We should give these folks a voice in order to engage them and not merely for novelty's sake. We know from endless surveys that many among us already are followers of their message. The rest of us ought to be exposed to these thoughts.

We can either be converted or confirm for ourselves that some people will believe just about anything. The dozens of specialized magazines and Internet Web sites devoted to this unusual cause or that obscure obsession offer the same discussions over and over. Extremists become dangerous in their isolation.

We also must continue to participate in dialogue. We are confused by the First Amendment, which may as well be a luxury rather than a right for our abuse of it. We mistake the notion that everyone has a right to speech with the notion that everyone is right in that speech. Because everyone is entitled to his or her viewpoint, it is hardly worth the bother to see through another perspective or look for common ground.

I also would like to see some contemplative essays. We would do well to have an article every day in every newspaper that is not news - something from someone who is not selling anything, not even an idea, but instead a contribution from a historian or a reprint of an inspirational speech.

The busy reader scanning the headlines would enjoy an opportunity to pause. It would be a nice break from the busy day to see a passage from Shakespeare or the Bible, or the Gettysburg Address in full, or an excerpt from a Michel Montaigne or a Ralph Waldo Emerson essay.

I wager that we would read expository essays. Real readers are curious individuals. Many readers would welcome controversy if it were reasoned. If we can have features devoted to horoscopes, coins and stamps, bridge and chess, gardening, advice, and pets, we also should have serious options.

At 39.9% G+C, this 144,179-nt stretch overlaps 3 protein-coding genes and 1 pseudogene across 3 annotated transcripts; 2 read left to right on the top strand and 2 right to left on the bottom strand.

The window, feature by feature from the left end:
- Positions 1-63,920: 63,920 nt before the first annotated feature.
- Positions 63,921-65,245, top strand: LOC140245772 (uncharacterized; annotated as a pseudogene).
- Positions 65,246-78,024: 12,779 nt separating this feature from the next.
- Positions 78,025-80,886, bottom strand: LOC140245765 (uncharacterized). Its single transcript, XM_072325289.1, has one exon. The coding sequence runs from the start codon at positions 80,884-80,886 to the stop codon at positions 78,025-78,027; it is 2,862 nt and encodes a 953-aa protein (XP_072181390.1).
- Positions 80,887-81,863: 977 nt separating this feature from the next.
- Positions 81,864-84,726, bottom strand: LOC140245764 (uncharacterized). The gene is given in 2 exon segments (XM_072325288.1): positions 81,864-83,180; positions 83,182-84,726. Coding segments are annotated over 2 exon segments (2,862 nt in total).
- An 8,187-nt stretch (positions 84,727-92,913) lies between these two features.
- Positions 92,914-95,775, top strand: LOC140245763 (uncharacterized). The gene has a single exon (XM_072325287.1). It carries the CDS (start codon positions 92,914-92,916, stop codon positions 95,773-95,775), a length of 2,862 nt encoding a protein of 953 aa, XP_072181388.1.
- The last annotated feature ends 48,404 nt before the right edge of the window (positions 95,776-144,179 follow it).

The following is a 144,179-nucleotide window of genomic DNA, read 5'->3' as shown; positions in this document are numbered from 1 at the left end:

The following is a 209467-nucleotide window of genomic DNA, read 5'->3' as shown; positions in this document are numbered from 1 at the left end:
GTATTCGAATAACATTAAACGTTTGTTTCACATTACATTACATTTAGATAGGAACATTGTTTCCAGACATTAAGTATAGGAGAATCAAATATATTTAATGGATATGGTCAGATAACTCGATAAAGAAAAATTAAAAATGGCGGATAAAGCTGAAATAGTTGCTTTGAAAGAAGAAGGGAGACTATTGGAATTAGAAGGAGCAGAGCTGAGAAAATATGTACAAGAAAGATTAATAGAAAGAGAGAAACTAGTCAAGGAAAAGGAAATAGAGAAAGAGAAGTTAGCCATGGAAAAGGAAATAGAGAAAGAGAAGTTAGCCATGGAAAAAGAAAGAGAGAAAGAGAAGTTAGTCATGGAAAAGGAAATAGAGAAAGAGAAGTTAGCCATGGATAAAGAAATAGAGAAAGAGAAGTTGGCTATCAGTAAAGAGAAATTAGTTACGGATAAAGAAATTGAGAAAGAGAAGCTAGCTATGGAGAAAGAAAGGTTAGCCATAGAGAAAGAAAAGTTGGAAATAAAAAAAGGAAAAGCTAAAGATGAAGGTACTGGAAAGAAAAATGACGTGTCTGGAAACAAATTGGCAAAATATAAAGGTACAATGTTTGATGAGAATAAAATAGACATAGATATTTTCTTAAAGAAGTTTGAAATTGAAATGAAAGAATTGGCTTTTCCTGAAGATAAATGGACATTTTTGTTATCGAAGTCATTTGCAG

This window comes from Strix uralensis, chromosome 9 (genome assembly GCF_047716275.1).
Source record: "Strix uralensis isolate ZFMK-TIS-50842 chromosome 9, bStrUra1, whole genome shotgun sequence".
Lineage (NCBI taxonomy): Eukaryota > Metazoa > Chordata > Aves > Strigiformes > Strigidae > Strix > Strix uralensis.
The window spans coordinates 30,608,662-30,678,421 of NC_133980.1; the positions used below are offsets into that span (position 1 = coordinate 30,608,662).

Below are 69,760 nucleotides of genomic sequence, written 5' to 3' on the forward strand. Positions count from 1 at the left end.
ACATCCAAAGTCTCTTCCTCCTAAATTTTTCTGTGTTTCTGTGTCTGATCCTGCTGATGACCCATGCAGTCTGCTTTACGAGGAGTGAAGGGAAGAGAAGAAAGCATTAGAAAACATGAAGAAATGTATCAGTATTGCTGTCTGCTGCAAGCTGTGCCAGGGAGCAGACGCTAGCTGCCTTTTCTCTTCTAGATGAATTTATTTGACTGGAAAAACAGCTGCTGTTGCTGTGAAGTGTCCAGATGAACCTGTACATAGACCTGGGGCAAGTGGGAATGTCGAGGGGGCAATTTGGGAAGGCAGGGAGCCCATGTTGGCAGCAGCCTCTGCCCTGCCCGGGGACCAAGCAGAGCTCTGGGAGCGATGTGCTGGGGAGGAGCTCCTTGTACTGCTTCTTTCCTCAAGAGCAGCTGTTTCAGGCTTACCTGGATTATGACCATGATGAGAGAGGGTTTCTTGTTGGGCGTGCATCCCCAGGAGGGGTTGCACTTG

By printing some outrageous op-ed articles every month along with a few profound ones - and who knows whether those might turn out to be the same - newspaper editors would do a service and gain a benefit. The service to the community lies not only in educating but also provoking. The benefit is seeing subscribers interacting with the newspaper as if it mattered, not simply using it as an alternative to reading the cereal box over breakfast every morning.

Otherwise, the electronic alternative will supersede its print predecessor. Perhaps that transition has begun. What is remarkable about online periodicals is their sense of spirit. They are alive; they are communities, rough and imperfect to be sure, but developing more robustly than ink on paper ever could sustain.

Regardless of the medium, we should strive toward an ideal colloquy: all writers being readers and vice versa. As much as participants respect each other, they must respect the process.

Think about it.

Frank H. Wu is an associate professor of law at Howard University and the author of Beyond Black and White (Basic Books). This article originally appeared in the online journal Intellectual Capital (www.intellectual on February 25, 1999.
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Author:Wu, Frank
Publication:The Masthead
Date:Sep 22, 1999